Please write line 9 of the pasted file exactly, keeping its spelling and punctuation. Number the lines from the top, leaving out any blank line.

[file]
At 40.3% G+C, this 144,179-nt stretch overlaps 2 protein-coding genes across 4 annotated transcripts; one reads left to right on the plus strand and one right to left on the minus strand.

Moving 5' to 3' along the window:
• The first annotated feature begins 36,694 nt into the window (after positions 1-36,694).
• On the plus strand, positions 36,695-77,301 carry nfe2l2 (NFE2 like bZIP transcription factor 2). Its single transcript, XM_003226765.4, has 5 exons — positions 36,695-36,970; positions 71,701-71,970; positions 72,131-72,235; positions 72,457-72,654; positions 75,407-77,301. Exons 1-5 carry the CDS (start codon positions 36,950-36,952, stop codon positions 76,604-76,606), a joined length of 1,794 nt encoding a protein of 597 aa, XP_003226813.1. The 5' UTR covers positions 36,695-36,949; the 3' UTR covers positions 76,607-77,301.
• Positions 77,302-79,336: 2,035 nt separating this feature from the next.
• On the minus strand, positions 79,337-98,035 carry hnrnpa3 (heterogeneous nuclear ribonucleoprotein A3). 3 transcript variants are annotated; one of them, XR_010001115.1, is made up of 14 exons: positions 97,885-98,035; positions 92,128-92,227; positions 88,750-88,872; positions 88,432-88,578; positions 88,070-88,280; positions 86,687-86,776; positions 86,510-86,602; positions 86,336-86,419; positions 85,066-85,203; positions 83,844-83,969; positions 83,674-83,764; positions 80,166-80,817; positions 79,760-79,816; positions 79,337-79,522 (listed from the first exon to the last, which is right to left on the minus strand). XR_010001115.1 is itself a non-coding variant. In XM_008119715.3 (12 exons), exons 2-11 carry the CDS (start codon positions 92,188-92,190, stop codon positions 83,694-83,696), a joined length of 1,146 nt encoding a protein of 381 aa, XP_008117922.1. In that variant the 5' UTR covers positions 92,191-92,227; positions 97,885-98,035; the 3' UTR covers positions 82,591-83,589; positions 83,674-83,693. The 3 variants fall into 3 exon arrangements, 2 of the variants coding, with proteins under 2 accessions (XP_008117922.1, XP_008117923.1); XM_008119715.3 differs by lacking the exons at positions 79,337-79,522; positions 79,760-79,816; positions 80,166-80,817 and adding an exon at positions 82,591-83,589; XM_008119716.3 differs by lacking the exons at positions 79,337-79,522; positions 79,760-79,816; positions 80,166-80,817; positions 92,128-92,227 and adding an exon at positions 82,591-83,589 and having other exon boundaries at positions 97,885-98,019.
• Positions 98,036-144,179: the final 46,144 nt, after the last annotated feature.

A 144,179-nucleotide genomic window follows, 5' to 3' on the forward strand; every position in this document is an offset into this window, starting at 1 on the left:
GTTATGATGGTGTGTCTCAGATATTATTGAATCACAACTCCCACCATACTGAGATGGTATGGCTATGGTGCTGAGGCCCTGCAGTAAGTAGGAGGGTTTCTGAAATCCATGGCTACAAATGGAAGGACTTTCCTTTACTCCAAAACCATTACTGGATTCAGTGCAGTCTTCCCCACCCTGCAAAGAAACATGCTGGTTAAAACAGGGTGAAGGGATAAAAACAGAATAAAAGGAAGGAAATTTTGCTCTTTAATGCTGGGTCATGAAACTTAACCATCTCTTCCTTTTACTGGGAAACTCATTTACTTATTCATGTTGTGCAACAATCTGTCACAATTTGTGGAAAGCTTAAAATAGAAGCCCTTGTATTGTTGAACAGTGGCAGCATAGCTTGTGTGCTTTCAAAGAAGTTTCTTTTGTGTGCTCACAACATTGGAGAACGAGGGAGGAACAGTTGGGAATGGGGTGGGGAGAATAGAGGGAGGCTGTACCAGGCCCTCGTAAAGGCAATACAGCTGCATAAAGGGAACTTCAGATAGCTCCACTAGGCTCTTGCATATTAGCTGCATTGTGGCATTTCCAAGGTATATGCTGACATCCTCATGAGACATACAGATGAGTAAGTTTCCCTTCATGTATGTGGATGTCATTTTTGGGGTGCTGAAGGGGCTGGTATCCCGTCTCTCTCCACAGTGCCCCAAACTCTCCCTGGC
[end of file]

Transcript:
GTTATGATGGTGTGTCTCAGATATTATTGAATCACAACTCCCACCATACTGAGATGGTATGGCTATGGTGCTGAGGCCCTGCAGTAAGTAGGAGGGTTTCTGAAATCCATGGCTACAAATGGAAGGACTTTCCTTTACTCCAAAACCATTACTGGATTCAGTGCAGTCTTCCCCACCCTGCAAAGAAACATGCTGGTTAAAACAGGGTGAAGGGATAAAAACAGAATAAAAGGAAGGAAATTTTGCTCTTTAATGCTGGGTCATGAAACTTAACCATCTCTTCCTTTTACTGGGAAACTCATTTACTTATTCATGTTGTGCAACAATCTGTCACAATTTGTGGAAAGCTTAAAATAGAAGCCCTTGTATTGTTGAACAGTGGCAGCATAGCTTGTGTGCTTTCAAAGAAGTTTCTTTTGTGTGCTCACAACATTGGAGAACGAGGGAGGAACAGTTGGGAATGGGGTGGGGAGAATAGAGGGAGGCTGTACCAGGCCCTCGTAAAGGCAATACAGCTGCATAAAGGGAACTTCAGATAGCTCCACTAGGCTCTTGCATATTAGCTGCATTGTGGCATTTCCAAGGTATATGCTGACATCCTCATGAGACATACAGATGAGTAAGTTTCCCTTCATGTATGTGGATGTCATTTTTGGGGTGCTGAAGGGGCTGGTATCCCGTCTCTCTCCACAGTGCCCCAAACTCTCCCTGGC